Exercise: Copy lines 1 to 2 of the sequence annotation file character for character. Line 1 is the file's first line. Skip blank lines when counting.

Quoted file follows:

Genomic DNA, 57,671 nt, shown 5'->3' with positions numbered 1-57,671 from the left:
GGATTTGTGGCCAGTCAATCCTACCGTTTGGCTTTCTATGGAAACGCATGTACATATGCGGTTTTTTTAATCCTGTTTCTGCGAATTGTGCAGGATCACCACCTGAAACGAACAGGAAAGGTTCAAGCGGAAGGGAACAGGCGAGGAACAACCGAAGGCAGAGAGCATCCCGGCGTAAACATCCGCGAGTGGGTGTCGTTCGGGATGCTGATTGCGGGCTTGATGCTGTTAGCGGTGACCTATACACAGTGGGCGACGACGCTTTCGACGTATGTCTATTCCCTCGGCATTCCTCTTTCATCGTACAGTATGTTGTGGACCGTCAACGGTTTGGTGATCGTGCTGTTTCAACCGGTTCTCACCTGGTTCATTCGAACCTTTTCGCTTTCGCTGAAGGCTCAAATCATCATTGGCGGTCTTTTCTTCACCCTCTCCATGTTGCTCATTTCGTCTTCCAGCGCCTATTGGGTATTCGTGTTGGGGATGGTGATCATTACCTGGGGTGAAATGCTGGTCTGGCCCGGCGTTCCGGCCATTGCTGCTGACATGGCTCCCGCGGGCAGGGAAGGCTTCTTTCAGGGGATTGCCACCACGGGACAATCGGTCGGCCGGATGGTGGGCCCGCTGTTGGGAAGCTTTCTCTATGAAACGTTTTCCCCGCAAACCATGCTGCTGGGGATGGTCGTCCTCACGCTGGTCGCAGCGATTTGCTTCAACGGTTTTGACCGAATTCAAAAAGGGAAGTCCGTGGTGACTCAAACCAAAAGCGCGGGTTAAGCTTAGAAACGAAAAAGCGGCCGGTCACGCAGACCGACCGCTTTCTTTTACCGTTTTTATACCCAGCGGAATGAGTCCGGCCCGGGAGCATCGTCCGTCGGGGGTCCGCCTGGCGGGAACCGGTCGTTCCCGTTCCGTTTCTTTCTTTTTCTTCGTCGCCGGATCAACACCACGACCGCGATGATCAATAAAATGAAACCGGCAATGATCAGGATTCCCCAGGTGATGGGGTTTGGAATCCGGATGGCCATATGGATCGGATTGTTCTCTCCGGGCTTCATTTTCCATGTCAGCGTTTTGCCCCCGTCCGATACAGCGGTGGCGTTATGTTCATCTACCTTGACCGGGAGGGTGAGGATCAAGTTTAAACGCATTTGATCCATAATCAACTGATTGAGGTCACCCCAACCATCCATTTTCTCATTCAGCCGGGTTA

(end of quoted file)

Genomic DNA, 57,671 nt, shown 5'->3' with positions numbered 1-57,671 from the left:
GGATTTGTGGCCAGTCAATCCTACCGTTTGGCTTTCTATGGAAACGCATGTACATATGCGGTTTTTTTAATCCTGTTTCTGCGAATTGTGCAGGATCACCACCTGAAACGAACAGGAAAGGTTCAAGCGGAAGGGAACAGGCGAGGAACAACCGAAGGCAGAGAGCATCCCGGCGTAAACATCCGCGAGTGGGTGTCGTTCGGGATGCTGATTGCGGGCTTGATGCTGTTAGCGGTGACCTATACACAGTGGGCGACGACGCTTTCGACGTATGTCTATTCCCTCGGCATTCCTCTTTCATCGTACAGTATGTTGTGGACCGTCAACGGTTTGGTGATCGTGCTGTTTCAACCGGTTCTCACCTGGTTCATTCGAACCTTTTCGCTTTCGCTGAAGGCTCAAATCATCATTGGCGGTCTTTTCTTCACCCTCTCCATGTTGCTCATTTCGTCTTCCAGCGCCTATTGGGTATTCGTGTTGGGGATGGTGATCATTACCTGGGGTGAAATGCTGGTCTGGCCCGGCGTTCCGGCCATTGCTGCTGACATGGCTCCCGCGGGCAGGGAAGGCTTCTTTCAGGGGATTGCCACCACGGGACAATCGGTCGGCCGGATGGTGGGCCCGCTGTTGGGAAGCTTTCTCTATGAAACGTTTTCCCCGCAAACCATGCTGCTGGGGATGGTCGTCCTCACGCTGGTCGCAGCGATTTGCTTCAACGGTTTTGACCGAATTCAAAAAGGGAAGTCCGTGGTGACTCAAACCAAAAGCGCGGGTTAAGCTTAGAAACGAAAAAGCGGCCGGTCACGCAGACCGACCGCTTTCTTTTACCGTTTTTATACCCAGCGGAATGAGTCCGGCCCGGGAGCATCGTCCGTCGGGGGTCCGCCTGGCGGGAACCGGTCGTTCCCGTTCCGTTTCTTTCTTTTTCTTCGTCGCCGGATCAACACCACGACCGCGATGATCAATAAAATGAAACCGGCAATGATCAGGATTCCCCAGGTGATGGGGTTTGGAATCCGGATGGCCATATGGATCGGATTGTTCTCTCCGGGCTTCATTTTCCATGTCAGCGTTTTGCCCCCGTCCGATACAGCGGTGGCGTTATGTTCATCTACCTTGACCGGGAGGGTGAGGATCAAGTTTAAACGCATTTGATCCATAATCAACTGATTGAGGTCACCCCAACCATCCATTTTCTCATTCAGCCGGGTTA